or something unusual in the air this morning? I have a good
filtration system in my apartment and the filter has some activated charcoal
in it, but when I went outside there was a definite scent of something -
just a whiff that you got used to pretty quick - and I'm wondering since wee
had a good rain yesterday if you have had any other reports?"
Nope, first one, so far. But the reader asked if other people in the South
Florida area are noticing anything today, especially if they go from an air
conditioned/filtered building into the outside air, or if it was just his
imagination playing tricks. But, if that was the case, how come someone he
was with also smelled it and mentioned it?
So, wonders a foreign press outfit,
Did president Obama go for a swim in the Gulf, or not?
Say: One reason this morning's column is a little ,shorter than usual is that a
certain software/fire wall outfit sent me a billing for $64.95 for a recurring
license. Which would be fine, but I didn't recall having a subscription to
renew automatically and let them pull funds out of PayPal without my specific
OK. I am one of those tight-fisted people that doesn't believe in
recurring subscriptions and even encourage Peoplenomics subscribers to canel
theirs so that my system can invite them to renew - not renew and then
issue a refund if someone doesn't like it.
Anyway, I'm curious how many other people are finding an issue with 'billing
agreements' that were not authorized as a subscription. A logical
follow-on question is whether such companies may be running into hard financial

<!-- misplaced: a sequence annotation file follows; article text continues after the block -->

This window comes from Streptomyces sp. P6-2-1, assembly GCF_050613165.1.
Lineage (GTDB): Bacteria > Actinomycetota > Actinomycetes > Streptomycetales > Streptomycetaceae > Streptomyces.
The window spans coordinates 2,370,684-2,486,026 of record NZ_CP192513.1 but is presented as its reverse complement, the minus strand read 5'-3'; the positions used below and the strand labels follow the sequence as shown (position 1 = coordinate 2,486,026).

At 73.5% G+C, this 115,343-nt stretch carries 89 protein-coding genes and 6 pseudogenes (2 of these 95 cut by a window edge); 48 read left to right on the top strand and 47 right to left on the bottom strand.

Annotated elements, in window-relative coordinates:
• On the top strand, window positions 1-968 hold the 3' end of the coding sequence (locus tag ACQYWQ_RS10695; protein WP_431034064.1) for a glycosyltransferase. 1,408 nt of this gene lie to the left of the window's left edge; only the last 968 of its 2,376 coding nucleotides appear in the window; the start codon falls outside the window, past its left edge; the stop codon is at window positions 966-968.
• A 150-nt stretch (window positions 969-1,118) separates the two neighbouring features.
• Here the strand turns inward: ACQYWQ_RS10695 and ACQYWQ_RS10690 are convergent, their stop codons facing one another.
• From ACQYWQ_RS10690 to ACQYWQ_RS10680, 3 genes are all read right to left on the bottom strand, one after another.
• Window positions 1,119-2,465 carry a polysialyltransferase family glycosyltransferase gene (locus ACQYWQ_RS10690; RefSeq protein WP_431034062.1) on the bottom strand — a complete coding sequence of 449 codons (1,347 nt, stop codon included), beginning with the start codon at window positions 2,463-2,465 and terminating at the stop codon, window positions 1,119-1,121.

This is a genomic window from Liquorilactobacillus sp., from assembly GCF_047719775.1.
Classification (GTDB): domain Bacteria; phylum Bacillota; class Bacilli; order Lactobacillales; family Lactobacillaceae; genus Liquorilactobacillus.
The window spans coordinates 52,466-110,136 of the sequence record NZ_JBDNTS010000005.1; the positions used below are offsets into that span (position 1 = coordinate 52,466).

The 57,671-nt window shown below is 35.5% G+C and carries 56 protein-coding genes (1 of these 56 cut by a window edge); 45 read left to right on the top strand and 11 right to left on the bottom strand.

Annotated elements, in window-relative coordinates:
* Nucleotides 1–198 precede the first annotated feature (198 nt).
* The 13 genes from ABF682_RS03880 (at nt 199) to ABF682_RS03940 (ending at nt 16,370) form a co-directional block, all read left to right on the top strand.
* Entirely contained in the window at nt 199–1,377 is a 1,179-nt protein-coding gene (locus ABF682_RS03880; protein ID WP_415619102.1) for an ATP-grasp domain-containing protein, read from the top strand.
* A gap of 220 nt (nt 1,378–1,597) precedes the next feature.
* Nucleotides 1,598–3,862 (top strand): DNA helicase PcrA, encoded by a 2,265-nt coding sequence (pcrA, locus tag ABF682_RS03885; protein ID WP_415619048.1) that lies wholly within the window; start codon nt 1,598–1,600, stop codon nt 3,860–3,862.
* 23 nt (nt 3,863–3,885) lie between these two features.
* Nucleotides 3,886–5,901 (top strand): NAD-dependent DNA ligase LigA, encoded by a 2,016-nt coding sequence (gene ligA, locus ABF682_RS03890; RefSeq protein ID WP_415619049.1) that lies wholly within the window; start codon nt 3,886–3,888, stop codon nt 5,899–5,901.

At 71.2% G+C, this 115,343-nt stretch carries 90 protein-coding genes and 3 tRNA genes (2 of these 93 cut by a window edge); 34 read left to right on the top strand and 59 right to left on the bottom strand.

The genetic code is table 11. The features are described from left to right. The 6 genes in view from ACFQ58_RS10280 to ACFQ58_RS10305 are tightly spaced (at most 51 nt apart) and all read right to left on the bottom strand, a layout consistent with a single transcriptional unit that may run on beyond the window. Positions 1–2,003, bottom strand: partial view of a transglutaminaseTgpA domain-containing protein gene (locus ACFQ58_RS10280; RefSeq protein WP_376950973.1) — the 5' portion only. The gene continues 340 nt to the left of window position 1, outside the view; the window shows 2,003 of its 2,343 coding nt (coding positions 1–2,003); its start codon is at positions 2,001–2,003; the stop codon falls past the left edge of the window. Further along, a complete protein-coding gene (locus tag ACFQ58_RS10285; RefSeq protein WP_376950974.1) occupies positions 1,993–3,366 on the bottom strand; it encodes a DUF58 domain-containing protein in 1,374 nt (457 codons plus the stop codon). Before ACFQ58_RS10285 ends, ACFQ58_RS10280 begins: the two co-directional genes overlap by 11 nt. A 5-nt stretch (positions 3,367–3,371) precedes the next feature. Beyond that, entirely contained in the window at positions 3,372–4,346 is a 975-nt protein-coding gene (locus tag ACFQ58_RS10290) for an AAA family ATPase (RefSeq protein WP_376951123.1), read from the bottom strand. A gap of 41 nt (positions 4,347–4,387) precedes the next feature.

timers such that risking such a customer relations boondoggle would make sense,
but I suppose we'll never actually know on that one.
Once upon a time, a long while ago, I observed
during my quest for 'truth' in economics, that the PowersThatBe, the
talking heads on the teeve, and the other information sources that
actively engage in the programming of humans not to think, had
conveniently swept several trillions of dollars that disappeared in the
Internet Bubble's bursting (since spring 2000) under the rug.
Surely, it wasn't unnoticed by the thousands of people who called brokers
and said "Where is my money?" "Gone, but hang in there as you're a
long term investor!" was about all they heard back.
So one of our charts for Peoplenomics
subscribers oughta be widely circulated - it shows that if you line up the
peak of the Dow in January 2000 with the peak in early September of 1929,
we're on a very very close replay track. Much closer than even the
chart shows if you were to back out inflation, and put in the effects of
1929 deflation, but that'd be real work, and I'm sort of lazy if the truth